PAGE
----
McLeod Plantation Historic Site. Unveiling Freedom’s Story
The McLeod Plantation Historic Site sits on James Island in Charleston, tucked among oak trees drooping with Spanish moss; its beauty but a veil covering a meaningful and important story. The story of this Sea Island cotton plantation is not just of its owners, the McLeod family, but of others who occupied the place, too. People such as the Dawson family, whom the McLeods enslaved. And George Smothers, a black US soldier, who helped liberate four million people. In contrast to other plantations open to the public, McLeod Plantation Historic Site centers its stories on African-Americans who made up a majority of its population from 1850 through 1990 and their resilience: a 140-year quest for freedom, equality, and justice.
America’s wealthy depended on slavery to drive the country’s growth. Throughout the South cash crops cultivated by enslaved labor endowed the planter class with wealth and power. Tobacco grew in Virginia, Maryland, and North Carolina; rice thrived along the South Carolina and Georgia coast; sugarcane fields dominated southeastern Louisiana. Each region experienced success; however, a plant bearing fluffy, white fibers changed everything.
Referred to as “King Cotton” due to its lucrative returns, this crop made the Cotton Belt that formed from Texas to Virginia. As cotton expanded, so did the exploitation of forced human labor and the removal of native peoples. But the plantations of coastal of South Carolina, Georgia, and northern Florida were unique. McLeod Plantation and others produced a long-fiber species called Sea Island cotton. At certain points, it was more than ten times as valuable as its short-fiber cousin grown elsewhere in the belt.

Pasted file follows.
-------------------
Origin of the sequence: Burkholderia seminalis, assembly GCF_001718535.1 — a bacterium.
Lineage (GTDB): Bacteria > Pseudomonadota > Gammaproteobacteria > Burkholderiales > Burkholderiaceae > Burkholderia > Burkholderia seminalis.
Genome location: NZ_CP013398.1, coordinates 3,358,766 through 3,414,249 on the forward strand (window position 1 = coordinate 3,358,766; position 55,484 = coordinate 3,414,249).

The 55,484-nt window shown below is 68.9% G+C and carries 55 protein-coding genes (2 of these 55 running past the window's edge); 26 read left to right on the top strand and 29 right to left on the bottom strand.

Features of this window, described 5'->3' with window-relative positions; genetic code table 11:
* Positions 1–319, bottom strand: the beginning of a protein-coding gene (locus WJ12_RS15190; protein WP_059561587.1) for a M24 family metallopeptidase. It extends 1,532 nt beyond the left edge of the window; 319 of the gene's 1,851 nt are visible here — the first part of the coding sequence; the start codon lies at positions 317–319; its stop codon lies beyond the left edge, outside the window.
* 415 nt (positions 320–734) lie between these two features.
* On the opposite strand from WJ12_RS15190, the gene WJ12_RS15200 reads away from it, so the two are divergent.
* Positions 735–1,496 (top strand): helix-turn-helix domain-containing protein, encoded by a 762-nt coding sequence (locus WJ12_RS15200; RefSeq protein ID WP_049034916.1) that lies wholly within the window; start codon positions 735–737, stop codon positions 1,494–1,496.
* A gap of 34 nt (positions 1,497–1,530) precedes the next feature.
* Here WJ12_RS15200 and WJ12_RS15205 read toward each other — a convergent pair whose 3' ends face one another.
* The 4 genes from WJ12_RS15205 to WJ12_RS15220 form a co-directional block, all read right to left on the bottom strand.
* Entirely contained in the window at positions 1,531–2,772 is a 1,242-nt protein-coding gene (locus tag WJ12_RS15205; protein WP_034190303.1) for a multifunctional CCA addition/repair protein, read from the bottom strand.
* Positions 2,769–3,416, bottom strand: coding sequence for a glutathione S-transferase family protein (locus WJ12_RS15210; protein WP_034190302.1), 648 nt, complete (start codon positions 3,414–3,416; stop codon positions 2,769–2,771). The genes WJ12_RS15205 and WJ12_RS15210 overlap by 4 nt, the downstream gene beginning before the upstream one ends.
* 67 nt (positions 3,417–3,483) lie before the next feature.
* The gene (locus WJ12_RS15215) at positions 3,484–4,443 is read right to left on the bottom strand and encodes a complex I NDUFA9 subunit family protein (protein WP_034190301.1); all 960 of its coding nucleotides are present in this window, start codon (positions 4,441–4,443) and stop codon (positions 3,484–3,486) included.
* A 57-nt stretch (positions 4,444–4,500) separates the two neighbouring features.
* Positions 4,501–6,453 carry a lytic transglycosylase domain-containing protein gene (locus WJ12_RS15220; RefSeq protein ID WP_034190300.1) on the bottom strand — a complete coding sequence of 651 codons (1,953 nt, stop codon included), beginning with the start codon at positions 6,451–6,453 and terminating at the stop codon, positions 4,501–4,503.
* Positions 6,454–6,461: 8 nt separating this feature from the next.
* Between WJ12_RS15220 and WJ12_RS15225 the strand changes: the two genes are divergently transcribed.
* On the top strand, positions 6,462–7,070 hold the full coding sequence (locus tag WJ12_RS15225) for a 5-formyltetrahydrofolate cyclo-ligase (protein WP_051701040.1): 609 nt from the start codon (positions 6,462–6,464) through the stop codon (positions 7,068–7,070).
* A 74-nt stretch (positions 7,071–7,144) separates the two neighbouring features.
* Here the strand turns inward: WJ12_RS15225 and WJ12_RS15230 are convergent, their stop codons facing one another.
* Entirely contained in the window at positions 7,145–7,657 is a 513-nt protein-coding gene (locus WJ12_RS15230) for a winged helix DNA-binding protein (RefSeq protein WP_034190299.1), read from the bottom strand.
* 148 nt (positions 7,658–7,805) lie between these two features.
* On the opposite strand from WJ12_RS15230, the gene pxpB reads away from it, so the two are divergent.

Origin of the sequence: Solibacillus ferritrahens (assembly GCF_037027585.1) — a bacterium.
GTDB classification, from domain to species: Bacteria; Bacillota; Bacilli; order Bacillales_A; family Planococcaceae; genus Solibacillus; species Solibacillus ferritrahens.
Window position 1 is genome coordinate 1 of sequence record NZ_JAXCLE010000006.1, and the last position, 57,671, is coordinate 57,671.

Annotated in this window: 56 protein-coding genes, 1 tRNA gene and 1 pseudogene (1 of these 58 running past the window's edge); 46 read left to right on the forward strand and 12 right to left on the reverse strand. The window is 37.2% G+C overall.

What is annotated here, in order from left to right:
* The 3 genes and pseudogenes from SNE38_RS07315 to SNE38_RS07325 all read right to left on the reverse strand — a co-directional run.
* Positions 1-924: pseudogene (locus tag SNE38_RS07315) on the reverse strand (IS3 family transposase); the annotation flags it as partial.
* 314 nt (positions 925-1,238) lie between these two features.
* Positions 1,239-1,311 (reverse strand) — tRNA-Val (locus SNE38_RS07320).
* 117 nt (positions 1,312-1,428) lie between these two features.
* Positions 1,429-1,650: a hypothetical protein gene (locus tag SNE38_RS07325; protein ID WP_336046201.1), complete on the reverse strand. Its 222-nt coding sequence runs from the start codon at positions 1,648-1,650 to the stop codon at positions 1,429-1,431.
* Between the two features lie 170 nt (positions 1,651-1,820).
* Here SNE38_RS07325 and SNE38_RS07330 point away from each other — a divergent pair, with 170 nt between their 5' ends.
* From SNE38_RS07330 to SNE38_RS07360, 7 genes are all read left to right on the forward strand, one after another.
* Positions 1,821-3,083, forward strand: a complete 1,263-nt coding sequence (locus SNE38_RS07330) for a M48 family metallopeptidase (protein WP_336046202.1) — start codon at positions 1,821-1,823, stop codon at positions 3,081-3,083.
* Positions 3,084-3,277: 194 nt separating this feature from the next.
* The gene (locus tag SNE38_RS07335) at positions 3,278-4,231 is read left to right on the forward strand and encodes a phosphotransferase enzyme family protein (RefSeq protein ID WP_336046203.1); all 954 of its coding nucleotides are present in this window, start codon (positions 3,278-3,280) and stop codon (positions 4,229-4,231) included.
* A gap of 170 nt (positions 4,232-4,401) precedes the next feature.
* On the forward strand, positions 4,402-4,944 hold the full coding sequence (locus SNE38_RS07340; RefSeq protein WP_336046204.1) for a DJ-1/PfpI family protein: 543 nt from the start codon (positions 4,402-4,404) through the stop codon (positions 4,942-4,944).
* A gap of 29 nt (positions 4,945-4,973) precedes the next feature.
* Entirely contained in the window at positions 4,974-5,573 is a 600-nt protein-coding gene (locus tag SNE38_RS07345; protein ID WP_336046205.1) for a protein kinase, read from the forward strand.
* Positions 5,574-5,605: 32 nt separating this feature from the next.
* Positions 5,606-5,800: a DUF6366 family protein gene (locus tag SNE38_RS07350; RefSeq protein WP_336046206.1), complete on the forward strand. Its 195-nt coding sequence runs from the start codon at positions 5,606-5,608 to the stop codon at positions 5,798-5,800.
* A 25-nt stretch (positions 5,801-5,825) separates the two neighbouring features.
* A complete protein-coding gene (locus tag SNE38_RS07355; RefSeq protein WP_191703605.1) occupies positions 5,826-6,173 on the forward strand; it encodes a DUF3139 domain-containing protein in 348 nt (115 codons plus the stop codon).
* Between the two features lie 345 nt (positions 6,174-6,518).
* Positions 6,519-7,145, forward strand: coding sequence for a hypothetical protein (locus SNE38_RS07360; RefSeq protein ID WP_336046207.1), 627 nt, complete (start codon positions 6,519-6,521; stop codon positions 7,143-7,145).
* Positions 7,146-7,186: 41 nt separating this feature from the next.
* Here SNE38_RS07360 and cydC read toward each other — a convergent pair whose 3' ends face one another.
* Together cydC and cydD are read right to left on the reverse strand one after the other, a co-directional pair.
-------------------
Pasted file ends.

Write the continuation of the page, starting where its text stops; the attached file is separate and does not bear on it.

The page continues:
In 1851 William Wallace McLeod acquired the plantation of nearly 1,700 acres. That year, nearly a decade before South Carolina finally seceded, he advocated for secession, declaring the issue of slavery as the primary reason. In 1859 he led Charleston’s efforts to reopen the trans-Atlantic slave trade. On the eve of the American Civil War the nearly one hundred men, women, and children he enslaved produced more Sea Island cotton—described as the finest cotton ever cultivated—than any other plantation on James Island. In 1862 McLeod enlisted as a forty-two-year-old private in the Confederate war effort.